Phil Turner's Studio
- Dave Draper
- Vocals, Guitars
- Phil Turner
- Keyboards, Roland Synthesizer
At Ruskin House Folk and Blues Club in 1997, for the second time after about twenty years, I met Bill Perry, an old friend of my brother Bob.
In 2000, Bill started running a little recording studio in Waddon and had apparently bought some sound equipment from a guy called Phil Turner, a schoolteacher living in Raynes Park with his wife and kids. Phil composed and recorded songs on his Roland synthesizer setup at home. He used singers contacted through various channels, sending demos of the recordings to Record Companies in hopes of a deal.
Bill Perry put me in touch with Phil Turner who asked me to send him a sample of my vocals. I sent him a cassette with Bernie Lingard’s I’ll Bring You Love, Rod Harrison’s One of Your Fools and the Cargo version of Black Magic Woman.
Phil replied asking me to come over to Raynes Park and sing some of his songs.
Initially, I was paid a standard fee each time I sang one of Phil’s songs, which were recorded to his Roland synthesizer accompaniment.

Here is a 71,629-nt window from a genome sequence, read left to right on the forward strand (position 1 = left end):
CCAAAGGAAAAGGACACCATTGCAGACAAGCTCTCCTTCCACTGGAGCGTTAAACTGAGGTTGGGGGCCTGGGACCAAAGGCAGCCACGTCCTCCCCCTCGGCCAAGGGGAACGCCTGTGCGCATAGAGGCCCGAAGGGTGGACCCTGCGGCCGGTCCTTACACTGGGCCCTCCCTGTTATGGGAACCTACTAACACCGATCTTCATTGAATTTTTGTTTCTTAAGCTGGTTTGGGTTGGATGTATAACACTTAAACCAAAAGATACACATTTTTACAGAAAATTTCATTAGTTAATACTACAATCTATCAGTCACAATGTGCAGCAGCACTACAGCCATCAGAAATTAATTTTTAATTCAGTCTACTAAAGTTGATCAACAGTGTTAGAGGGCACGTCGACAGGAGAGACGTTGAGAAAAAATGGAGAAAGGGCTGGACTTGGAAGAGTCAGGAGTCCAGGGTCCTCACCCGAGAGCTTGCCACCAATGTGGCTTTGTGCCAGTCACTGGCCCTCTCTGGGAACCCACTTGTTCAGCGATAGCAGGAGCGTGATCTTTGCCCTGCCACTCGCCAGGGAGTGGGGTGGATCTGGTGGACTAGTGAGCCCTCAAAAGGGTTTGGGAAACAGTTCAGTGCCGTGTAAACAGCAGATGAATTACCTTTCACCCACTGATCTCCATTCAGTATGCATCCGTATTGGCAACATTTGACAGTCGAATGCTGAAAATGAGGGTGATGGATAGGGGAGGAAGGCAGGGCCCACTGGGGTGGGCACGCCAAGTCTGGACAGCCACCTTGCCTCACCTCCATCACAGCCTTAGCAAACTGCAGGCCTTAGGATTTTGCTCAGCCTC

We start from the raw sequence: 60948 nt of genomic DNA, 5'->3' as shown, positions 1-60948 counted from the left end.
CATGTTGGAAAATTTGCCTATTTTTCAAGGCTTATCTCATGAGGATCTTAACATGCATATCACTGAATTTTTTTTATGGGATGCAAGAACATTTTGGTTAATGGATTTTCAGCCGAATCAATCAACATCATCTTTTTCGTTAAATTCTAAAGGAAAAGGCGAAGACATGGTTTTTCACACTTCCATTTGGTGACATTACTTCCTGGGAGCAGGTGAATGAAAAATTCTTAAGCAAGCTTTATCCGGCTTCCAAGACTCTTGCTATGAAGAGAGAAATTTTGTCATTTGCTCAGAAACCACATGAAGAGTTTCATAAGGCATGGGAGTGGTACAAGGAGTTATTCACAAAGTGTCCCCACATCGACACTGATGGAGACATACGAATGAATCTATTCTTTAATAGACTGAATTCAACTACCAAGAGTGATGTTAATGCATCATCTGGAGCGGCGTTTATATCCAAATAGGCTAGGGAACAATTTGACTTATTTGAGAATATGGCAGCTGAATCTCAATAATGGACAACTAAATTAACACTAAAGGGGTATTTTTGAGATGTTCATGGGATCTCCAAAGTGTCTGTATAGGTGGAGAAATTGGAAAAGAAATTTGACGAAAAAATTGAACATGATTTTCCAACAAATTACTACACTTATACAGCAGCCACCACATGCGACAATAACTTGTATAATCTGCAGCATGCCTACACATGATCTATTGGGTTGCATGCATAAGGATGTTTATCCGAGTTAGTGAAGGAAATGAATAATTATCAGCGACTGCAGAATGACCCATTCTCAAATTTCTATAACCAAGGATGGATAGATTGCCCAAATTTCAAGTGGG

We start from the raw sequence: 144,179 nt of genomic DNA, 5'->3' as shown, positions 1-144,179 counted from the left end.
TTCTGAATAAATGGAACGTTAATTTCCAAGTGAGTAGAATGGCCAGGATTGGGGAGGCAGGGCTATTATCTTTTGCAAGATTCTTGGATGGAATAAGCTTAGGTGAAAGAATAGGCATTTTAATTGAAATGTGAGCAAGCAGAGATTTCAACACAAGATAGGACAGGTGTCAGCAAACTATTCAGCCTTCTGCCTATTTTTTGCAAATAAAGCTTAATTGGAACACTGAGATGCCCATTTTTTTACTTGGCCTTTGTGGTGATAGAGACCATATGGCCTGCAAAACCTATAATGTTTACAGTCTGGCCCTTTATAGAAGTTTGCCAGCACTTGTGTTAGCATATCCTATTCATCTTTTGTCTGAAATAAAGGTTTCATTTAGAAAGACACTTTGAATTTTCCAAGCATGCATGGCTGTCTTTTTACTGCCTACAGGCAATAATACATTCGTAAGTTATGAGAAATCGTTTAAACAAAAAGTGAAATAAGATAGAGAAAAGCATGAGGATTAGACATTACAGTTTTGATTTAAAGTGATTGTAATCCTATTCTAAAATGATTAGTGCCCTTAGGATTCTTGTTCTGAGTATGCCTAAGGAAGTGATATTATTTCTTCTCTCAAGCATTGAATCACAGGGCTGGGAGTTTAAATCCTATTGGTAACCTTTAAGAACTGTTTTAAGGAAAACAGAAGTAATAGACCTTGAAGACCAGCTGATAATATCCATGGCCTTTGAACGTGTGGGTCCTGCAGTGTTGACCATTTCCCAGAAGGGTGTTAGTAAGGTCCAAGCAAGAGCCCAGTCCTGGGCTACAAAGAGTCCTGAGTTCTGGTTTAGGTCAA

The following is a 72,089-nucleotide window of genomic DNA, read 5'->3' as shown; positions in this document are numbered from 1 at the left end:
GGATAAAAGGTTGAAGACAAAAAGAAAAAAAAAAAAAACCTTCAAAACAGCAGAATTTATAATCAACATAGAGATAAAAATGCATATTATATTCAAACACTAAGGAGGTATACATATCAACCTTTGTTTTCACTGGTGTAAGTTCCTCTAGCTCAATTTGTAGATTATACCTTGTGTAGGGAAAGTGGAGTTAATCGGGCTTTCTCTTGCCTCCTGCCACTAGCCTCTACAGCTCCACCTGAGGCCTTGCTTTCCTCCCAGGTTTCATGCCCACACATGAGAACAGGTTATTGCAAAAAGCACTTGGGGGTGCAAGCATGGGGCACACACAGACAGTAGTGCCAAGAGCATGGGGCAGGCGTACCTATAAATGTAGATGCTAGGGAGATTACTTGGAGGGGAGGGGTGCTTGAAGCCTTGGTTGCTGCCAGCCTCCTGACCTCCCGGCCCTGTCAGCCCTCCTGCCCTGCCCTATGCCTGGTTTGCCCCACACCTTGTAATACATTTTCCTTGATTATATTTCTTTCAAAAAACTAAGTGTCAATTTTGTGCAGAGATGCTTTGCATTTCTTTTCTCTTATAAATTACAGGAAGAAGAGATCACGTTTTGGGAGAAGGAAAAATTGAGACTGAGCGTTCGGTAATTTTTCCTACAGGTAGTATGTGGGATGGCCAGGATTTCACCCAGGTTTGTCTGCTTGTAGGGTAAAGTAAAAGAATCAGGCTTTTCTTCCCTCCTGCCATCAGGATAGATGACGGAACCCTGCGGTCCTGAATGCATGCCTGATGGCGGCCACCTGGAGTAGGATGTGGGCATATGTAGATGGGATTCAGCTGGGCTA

After a few of these, we came to an alternative collaboration arrangement whereby I would sing his songs and in return he would provide synthesizer backup and arrangement input on recordings of my songs, on which I would sing and play guitar. These would be produced in his backroom studio in Raynes Park. Phil has a very laid back, leisurely approach to playing and always uses a programmable drum machine on his recordings.
I have cassettes of Phil’s romantic songs featuring my vocals, which are not included here.
Of the three songs of mine presently included, World on a String is the only romantic one, a sort of soulful love song in melodic pop music mode.
The idea for my vocal intro and coda – On a String – On a Stri — i — ing — is Phil Turner’s contribution and gives it quite a magical lift in my opinion.
The vocal finale — No More Lying — No more Lies — on Living in Vain is also Phil’s input. He’s quite a commercial ideas-man when it comes to arranging original songs.
In Civilization, all the lyrics and arrangements are mine, such as the urgently insistent guitar riff that I played, running intermittently through the song from about halfway in.
I rather like the empathetic surges and climactic buildups in Phil’s synth backing on this.
Though these recordings leave something to be desired technically, they capture the mood and message of the songs and are a handy reference to part of my song writing history.
The lyrics near the start of the song — they kill you with guns now — instead of with teeth — have since been replaced by — they kill you with guns now — instead of with claws and with teeth — after it was pointed out to me that when sung it sounded more like — they kill you with guns now — instead of with tea —
Time for a cuppa, I think.